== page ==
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Promise and Progress - Cover Story Sidebar: Our Cancer Reasearch is Curing Other Diseases Too

The Time is Now: 2010-2011

Cover Story Sidebar: Our Cancer Reasearch is Curing Other Diseases Too

By: Valerie Matthews Mehl
Date: November 11, 2010


Ephraim Fuchs and Leo Luznik
Ephraim Fuchs (left) and Leo Luznik

Tracking Bacteria

When Luis Diaz began his clinical studies of bacteria that eat away at the oxygen-starved core of tumors, he needed a way to track the bacteria in patients to make sure it was actually going where it was supposed to and attacking the cancer as it was designed. 

Resident Chetan Bettegowada collaborated with cancer imaging expert Marty Pomper and cancer biology researcher Shibin Zhou to develop a marker that would track Diaz’s therapeutic bacteria, and as it would turn out, any bacteria. The marker is currently being used to help people with prosthetic joints experiencing pain pinpoint the source of the pain.  The marker can tell physicians if the pain is the result of a bacterial infection.

Sickle Cell Anemia
In 1984, Kimmel Cancer Center researchers observed that a leukemia patient, who also happened to have sickle cell anemia, was cured of both diseases as a result of having a bone marrow transplant.  Sickle cell anemia is a painful, blood-forming disease in which red cells are shaped like crescents instead of discs and clog up blood vessels. Until very recently, bone marrow donors  had to be a “perfect” tissue match to the patient to avoid life-threatening immune complications.  In African Americans, the group primarily affected by sickle cell anemia, patients who could not find a match within their immediate families were faced with discouraging odds.  “The chance of finding an unrelated donor is less than 10 percent,” says leading bone marrow transplant expert Richard Jones.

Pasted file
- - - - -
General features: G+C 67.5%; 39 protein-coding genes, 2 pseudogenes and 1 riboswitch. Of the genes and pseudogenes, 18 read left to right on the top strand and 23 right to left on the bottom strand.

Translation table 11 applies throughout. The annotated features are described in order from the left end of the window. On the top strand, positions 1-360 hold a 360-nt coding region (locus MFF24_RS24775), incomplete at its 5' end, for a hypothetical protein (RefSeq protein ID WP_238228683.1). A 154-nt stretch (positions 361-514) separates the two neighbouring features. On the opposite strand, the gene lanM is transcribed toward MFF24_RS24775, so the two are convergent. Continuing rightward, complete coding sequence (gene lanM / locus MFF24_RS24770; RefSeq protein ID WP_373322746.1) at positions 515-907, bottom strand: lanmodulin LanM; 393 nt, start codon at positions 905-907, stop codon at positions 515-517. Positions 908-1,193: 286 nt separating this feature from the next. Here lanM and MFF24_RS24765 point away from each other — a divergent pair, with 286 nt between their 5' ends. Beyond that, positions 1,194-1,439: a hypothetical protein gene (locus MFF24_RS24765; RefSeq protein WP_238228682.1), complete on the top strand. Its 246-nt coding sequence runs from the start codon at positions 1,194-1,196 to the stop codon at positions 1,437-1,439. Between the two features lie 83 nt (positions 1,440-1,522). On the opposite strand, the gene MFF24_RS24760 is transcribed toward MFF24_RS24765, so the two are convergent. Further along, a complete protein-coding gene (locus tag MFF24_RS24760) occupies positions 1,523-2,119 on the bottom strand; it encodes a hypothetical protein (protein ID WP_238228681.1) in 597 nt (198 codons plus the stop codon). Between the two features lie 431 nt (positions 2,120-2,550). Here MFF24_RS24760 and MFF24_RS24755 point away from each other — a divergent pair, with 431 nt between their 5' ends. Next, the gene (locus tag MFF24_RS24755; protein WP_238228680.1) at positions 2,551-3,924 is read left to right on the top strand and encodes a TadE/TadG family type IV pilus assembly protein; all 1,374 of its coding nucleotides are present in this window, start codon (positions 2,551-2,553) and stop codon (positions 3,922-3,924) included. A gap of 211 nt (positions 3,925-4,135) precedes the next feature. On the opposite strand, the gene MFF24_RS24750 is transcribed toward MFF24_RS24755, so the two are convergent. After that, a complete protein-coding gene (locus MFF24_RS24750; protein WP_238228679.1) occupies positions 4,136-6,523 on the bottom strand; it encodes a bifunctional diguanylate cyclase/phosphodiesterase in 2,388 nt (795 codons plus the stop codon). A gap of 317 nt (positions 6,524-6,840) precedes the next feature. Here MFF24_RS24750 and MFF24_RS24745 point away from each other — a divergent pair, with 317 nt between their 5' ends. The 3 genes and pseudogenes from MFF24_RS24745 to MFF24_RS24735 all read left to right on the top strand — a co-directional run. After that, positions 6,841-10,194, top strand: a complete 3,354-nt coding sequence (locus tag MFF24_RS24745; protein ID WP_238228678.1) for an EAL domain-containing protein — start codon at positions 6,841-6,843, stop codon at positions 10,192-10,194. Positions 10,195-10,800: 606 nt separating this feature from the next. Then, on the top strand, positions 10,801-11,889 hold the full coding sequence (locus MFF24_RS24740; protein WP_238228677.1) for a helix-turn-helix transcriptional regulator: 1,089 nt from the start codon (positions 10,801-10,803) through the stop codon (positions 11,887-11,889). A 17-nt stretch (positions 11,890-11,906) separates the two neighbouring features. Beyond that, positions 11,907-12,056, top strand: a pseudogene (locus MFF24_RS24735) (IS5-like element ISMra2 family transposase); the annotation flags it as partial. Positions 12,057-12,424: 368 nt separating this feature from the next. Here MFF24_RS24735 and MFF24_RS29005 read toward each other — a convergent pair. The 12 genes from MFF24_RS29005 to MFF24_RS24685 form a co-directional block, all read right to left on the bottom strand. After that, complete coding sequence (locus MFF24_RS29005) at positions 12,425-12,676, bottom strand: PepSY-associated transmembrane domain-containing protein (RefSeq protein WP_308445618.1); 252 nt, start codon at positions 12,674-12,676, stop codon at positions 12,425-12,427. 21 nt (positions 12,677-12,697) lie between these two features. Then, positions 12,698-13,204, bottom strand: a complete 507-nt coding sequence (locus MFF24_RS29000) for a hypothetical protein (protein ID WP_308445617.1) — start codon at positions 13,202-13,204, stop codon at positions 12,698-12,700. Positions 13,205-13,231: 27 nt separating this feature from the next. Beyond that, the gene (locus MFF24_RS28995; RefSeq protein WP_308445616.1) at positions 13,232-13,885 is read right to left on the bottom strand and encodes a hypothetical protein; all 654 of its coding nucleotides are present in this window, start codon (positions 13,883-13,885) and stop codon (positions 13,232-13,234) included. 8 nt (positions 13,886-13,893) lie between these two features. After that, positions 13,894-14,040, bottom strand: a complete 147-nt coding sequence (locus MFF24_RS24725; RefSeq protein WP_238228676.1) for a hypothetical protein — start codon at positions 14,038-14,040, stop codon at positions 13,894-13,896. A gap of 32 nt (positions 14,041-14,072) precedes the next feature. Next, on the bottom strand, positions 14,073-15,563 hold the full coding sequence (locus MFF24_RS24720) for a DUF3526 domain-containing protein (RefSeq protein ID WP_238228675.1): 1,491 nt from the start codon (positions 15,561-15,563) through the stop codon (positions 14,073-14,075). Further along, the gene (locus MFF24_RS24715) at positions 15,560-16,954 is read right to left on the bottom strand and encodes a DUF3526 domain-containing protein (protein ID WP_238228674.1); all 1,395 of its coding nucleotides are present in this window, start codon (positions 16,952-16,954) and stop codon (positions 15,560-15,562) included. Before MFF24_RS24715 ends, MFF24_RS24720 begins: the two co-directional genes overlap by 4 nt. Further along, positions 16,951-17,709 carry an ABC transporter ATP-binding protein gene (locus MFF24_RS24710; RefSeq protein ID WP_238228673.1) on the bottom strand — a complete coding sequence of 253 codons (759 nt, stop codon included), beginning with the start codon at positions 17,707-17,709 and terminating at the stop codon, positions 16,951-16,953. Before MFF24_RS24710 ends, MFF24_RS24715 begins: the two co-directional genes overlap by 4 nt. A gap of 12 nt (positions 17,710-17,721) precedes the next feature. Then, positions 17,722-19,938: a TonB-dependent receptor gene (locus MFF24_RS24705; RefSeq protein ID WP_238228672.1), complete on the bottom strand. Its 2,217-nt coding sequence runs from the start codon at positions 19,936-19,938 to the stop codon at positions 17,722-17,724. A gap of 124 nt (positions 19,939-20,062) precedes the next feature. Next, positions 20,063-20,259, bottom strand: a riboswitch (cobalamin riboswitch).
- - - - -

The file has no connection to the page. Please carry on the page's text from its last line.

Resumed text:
That was until researchers Ephraim Fuchs and Leo Luznik developed haploidentical, or half-matched, transplants.  In this case a parent, most brothers and sisters, and all children of the patient will be a half match.  Since pioneering the therapy, the Kimmel Cancer Center has done more than 200 half-matched transplants, curing patients’ blood cancer, sickle cell anemia, and other diseases.  Patients are treated with the immune-suppressing drug cyclophosphamide following the transplant to stave off complications resulting from a less than perfect tissue match.  Blood stem cells are immune to the drug and repopulate the blood and immune system with healthy cells.

To date, seven patients have been treated for sickle cell anemia, and six remain disease-free, and none experienced immune complications. 

Among the success stories is Pamela Newton.  For more than 15 years she suffered with crippling pain.  It was so severe she was hospitalized at least twice a month and relied on daily doses of pain killers for relief.  Today, after a half-identical transplant, she is cured.  Fifteen years ago, she had to drop out of college due to the debilitating illness.  Today, she is pain free and enrolled in divinity school.

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